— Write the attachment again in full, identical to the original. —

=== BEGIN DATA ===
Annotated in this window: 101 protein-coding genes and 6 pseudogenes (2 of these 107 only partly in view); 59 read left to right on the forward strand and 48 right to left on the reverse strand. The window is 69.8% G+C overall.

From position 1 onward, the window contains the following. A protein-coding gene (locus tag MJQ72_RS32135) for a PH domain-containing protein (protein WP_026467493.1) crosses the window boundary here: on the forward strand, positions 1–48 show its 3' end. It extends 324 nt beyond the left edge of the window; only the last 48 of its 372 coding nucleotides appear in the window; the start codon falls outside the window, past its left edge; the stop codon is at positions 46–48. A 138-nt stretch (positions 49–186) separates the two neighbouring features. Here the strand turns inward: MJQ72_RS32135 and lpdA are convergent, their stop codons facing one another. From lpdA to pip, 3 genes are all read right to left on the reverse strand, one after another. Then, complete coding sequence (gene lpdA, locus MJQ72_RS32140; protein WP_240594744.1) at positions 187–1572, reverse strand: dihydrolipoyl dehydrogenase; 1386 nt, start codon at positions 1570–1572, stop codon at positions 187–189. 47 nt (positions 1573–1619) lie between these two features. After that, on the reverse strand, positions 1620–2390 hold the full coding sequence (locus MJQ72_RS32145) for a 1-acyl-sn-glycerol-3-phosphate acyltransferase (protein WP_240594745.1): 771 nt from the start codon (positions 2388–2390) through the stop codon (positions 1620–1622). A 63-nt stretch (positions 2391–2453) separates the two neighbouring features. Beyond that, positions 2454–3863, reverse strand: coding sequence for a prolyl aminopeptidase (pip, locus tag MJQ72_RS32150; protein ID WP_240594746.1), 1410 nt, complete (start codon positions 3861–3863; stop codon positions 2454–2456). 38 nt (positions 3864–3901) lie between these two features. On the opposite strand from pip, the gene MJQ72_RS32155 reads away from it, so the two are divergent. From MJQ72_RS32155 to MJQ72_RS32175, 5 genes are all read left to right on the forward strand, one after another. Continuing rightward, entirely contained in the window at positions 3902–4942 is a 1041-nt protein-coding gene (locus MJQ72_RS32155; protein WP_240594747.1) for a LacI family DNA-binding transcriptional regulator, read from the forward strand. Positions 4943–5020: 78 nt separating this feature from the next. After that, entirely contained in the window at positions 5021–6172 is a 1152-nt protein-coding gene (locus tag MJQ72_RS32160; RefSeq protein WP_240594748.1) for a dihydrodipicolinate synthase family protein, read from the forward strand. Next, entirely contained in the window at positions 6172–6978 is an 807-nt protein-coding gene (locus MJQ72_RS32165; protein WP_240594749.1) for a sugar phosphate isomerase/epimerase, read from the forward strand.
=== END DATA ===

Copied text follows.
Annotated in this window: 101 protein-coding genes and 6 pseudogenes (2 of these 107 only partly in view); 59 read left to right on the forward strand and 48 right to left on the reverse strand. The window is 69.8% G+C overall.

From position 1 onward, the window contains the following. A protein-coding gene (locus tag MJQ72_RS32135) for a PH domain-containing protein (protein WP_026467493.1) crosses the window boundary here: on the forward strand, positions 1–48 show its 3' end. It extends 324 nt beyond the left edge of the window; only the last 48 of its 372 coding nucleotides appear in the window; the start codon falls outside the window, past its left edge; the stop codon is at positions 46–48. A 138-nt stretch (positions 49–186) separates the two neighbouring features. Here the strand turns inward: MJQ72_RS32135 and lpdA are convergent, their stop codons facing one another. From lpdA to pip, 3 genes are all read right to left on the reverse strand, one after another. Then, complete coding sequence (gene lpdA, locus MJQ72_RS32140; protein WP_240594744.1) at positions 187–1572, reverse strand: dihydrolipoyl dehydrogenase; 1386 nt, start codon at positions 1570–1572, stop codon at positions 187–189. 47 nt (positions 1573–1619) lie between these two features. After that, on the reverse strand, positions 1620–2390 hold the full coding sequence (locus MJQ72_RS32145) for a 1-acyl-sn-glycerol-3-phosphate acyltransferase (protein WP_240594745.1): 771 nt from the start codon (positions 2388–2390) through the stop codon (positions 1620–1622). A 63-nt stretch (positions 2391–2453) separates the two neighbouring features. Beyond that, positions 2454–3863, reverse strand: coding sequence for a prolyl aminopeptidase (pip, locus tag MJQ72_RS32150; protein ID WP_240594746.1), 1410 nt, complete (start codon positions 3861–3863; stop codon positions 2454–2456). 38 nt (positions 3864–3901) lie between these two features. On the opposite strand from pip, the gene MJQ72_RS32155 reads away from it, so the two are divergent. From MJQ72_RS32155 to MJQ72_RS32175, 5 genes are all read left to right on the forward strand, one after another. Continuing rightward, entirely contained in the window at positions 3902–4942 is a 1041-nt protein-coding gene (locus MJQ72_RS32155; protein WP_240594747.1) for a LacI family DNA-binding transcriptional regulator, read from the forward strand. Positions 4943–5020: 78 nt separating this feature from the next. After that, entirely contained in the window at positions 5021–6172 is a 1152-nt protein-coding gene (locus tag MJQ72_RS32160; RefSeq protein WP_240594748.1) for a dihydrodipicolinate synthase family protein, read from the forward strand. Next, entirely contained in the window at positions 6172–6978 is an 807-nt protein-coding gene (locus MJQ72_RS32165; protein WP_240594749.1) for a sugar phosphate isomerase/epimerase, read from the forward strand.